Countries that receive investments from government-owned wealth funds should not discriminate against them nor allow fear and mistrust to feed rising protectionism, the OECD said on Saturday.
These wealth funds, with assets above $2 trillion and growing fast, have been a source of angst in many Western countries, who worry that they will base investment decisions on political rather than financial goals. In a report on sovereign wealth funds and recipient country policies, the Paris-based Organization for Economic Cooperation and Development said its members had agreed to be guided by principles of nondiscrimination and to ensure that their rules governing foreign investors were clear and predictable. “As is often the case, when new actors emerge on the international financial scene, the players need to become better acquainted,” the OECD said in a report to the IMF’s policy-setting International Monetary and Financial Committee. “The growing role of SWFs raises issues regarding the smooth functioning of financial markets and they raise investment policy questions, including legitimate concerns in recipient (countries),” the report said.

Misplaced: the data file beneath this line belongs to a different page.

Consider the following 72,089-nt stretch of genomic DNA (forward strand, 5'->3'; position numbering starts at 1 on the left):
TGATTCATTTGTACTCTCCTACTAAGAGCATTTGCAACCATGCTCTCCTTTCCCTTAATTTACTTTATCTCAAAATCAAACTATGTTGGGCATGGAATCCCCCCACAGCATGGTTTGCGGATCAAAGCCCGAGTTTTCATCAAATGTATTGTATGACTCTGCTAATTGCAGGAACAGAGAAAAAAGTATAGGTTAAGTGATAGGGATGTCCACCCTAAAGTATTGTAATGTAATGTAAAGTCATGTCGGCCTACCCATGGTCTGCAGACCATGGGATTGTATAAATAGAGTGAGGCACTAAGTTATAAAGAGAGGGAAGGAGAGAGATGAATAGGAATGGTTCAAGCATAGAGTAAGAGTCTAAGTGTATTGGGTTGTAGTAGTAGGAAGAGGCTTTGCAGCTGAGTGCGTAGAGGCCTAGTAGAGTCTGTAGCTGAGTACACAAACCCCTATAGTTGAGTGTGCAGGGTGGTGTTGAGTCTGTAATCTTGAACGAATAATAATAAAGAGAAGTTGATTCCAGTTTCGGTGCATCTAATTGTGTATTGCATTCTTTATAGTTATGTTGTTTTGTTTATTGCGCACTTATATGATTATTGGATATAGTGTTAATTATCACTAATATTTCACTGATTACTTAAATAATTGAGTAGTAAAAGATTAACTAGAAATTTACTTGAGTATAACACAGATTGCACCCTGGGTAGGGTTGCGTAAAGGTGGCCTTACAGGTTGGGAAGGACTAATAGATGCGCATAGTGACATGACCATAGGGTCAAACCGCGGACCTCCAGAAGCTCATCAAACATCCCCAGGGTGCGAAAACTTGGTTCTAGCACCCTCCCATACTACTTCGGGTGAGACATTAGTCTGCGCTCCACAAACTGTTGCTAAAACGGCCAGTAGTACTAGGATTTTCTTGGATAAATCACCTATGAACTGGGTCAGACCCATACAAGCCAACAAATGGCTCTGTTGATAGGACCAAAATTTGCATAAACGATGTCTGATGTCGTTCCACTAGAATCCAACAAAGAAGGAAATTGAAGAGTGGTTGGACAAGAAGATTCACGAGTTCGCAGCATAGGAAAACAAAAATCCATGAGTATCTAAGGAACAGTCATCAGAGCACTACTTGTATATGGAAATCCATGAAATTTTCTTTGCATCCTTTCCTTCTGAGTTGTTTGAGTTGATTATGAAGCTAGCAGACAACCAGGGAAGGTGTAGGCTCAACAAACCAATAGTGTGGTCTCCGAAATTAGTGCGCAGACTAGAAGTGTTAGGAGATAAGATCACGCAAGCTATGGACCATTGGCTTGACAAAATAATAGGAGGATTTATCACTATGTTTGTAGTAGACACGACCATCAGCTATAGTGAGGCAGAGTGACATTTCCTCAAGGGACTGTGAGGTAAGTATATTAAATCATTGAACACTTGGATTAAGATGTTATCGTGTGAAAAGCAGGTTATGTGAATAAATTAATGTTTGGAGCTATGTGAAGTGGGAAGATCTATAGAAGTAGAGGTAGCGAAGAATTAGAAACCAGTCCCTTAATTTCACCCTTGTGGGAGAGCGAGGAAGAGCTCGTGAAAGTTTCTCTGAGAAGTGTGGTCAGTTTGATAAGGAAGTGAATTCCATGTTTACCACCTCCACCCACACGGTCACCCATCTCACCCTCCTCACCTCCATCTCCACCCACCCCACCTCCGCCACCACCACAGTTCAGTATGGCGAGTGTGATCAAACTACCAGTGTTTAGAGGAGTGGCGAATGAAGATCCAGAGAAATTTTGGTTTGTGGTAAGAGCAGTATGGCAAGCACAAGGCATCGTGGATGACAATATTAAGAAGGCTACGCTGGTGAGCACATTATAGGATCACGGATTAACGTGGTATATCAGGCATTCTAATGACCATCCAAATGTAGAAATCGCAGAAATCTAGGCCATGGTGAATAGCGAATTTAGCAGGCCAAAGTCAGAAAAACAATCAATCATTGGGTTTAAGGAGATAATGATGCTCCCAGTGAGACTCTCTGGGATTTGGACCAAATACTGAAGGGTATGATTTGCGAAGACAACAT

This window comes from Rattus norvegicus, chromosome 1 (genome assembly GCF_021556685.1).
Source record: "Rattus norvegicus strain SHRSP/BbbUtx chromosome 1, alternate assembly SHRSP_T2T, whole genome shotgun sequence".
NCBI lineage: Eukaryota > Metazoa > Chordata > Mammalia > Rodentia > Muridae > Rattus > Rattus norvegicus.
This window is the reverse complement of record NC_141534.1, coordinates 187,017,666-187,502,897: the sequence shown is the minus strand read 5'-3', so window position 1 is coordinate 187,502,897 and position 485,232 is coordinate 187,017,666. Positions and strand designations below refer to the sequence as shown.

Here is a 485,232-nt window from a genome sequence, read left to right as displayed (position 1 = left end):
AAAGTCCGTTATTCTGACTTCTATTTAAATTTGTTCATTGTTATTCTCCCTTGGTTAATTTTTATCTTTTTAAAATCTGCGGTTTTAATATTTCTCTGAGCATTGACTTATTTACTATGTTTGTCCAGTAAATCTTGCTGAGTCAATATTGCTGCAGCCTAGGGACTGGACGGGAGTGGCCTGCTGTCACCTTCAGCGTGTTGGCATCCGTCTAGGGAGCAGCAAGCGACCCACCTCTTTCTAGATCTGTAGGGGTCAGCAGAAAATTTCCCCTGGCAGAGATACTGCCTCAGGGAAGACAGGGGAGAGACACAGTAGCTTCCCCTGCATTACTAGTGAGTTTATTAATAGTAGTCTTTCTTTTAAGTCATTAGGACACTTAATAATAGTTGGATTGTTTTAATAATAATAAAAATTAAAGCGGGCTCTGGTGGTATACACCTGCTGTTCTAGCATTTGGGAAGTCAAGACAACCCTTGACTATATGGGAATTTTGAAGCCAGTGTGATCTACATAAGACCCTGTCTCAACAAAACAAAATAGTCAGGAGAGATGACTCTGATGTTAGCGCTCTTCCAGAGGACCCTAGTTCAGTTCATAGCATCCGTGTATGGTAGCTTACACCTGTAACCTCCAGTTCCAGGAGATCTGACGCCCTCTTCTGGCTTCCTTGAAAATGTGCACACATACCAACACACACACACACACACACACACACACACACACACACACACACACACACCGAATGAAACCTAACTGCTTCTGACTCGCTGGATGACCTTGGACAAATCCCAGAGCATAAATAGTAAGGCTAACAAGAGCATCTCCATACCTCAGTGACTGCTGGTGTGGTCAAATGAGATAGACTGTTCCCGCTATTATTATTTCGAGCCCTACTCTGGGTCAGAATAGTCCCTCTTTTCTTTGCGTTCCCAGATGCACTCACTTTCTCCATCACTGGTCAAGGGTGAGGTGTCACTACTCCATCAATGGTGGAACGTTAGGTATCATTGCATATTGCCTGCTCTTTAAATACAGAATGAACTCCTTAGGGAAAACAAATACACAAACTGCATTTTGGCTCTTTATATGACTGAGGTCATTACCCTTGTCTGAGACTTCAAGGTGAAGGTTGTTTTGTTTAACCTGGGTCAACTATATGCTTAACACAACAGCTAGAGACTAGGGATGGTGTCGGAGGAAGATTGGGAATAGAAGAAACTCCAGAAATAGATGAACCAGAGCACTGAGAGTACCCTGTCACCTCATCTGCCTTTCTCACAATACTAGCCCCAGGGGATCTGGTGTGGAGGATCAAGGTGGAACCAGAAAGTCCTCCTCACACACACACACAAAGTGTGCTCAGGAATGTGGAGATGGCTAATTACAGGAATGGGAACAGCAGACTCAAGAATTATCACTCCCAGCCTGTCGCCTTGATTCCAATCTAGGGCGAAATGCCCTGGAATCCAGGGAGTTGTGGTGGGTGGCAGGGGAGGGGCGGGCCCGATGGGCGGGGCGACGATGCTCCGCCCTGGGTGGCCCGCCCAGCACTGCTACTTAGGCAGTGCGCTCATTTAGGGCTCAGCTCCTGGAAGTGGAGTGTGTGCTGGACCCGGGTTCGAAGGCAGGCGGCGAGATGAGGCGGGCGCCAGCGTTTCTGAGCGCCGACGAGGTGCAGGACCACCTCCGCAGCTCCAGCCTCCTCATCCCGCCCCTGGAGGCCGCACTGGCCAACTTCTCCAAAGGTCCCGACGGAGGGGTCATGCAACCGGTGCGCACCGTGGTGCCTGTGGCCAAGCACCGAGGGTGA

The Group of Seven (G7) rich nations had asked the OECD and the IMF to study wealth funds and come up with a list of best practices to guide their investments. The OECD said it would release its final report next spring. “The resulting framework will foster mutually-beneficial situations where SWFs enjoy fair treatment in the markets of recipient countries and these countries can confidently resist protectionism pressures,” the OECD said. These wealth funds, concentrated in the major oil producing countries as well as key Asian exporters such as China, have drawn closer scrutiny as they step up investment in Western countries. In recent months, they have invested billions of dollars in banks whose balance sheets were battered by the financial market turmoil. Some of the funds have complained that countries were discriminating against them, and that restrictions placed upon them amounted to protectionist walls.
The US Treasury recently signed an agreement with wealth funds from Singapore and Abu Dhabi that it hopes will become a model for the IMF to follow in its guidelines for wealth fund operations. The department is also expected to release tighter rules later this month detailing how they will vet transactions involving foreign buyers for national security risks. (Reuters)